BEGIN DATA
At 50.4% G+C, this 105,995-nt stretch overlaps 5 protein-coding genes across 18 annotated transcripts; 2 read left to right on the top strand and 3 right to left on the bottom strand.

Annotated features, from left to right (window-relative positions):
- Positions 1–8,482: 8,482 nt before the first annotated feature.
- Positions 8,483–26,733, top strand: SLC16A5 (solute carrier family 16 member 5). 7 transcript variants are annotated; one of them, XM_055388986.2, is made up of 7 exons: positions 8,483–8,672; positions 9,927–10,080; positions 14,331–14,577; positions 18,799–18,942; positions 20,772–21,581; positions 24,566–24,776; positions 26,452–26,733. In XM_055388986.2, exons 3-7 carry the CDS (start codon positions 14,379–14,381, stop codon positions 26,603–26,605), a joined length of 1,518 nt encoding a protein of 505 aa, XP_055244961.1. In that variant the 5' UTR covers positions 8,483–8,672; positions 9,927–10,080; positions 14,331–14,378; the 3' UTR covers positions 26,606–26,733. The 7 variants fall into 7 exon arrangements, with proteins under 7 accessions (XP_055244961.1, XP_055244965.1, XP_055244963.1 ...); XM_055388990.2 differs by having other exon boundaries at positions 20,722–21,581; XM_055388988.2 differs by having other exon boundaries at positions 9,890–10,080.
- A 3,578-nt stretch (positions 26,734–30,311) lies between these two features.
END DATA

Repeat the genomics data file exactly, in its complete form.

At 50.4% G+C, this 105,995-nt stretch overlaps 5 protein-coding genes across 18 annotated transcripts; 2 read left to right on the top strand and 3 right to left on the bottom strand.

Annotated features, from left to right (window-relative positions):
- Positions 1–8,482: 8,482 nt before the first annotated feature.
- Positions 8,483–26,733, top strand: SLC16A5 (solute carrier family 16 member 5). 7 transcript variants are annotated; one of them, XM_055388986.2, is made up of 7 exons: positions 8,483–8,672; positions 9,927–10,080; positions 14,331–14,577; positions 18,799–18,942; positions 20,772–21,581; positions 24,566–24,776; positions 26,452–26,733. In XM_055388986.2, exons 3-7 carry the CDS (start codon positions 14,379–14,381, stop codon positions 26,603–26,605), a joined length of 1,518 nt encoding a protein of 505 aa, XP_055244961.1. In that variant the 5' UTR covers positions 8,483–8,672; positions 9,927–10,080; positions 14,331–14,378; the 3' UTR covers positions 26,606–26,733. The 7 variants fall into 7 exon arrangements, with proteins under 7 accessions (XP_055244961.1, XP_055244965.1, XP_055244963.1 ...); XM_055388990.2 differs by having other exon boundaries at positions 20,722–21,581; XM_055388988.2 differs by having other exon boundaries at positions 9,890–10,080.
- A 3,578-nt stretch (positions 26,734–30,311) lies between these two features.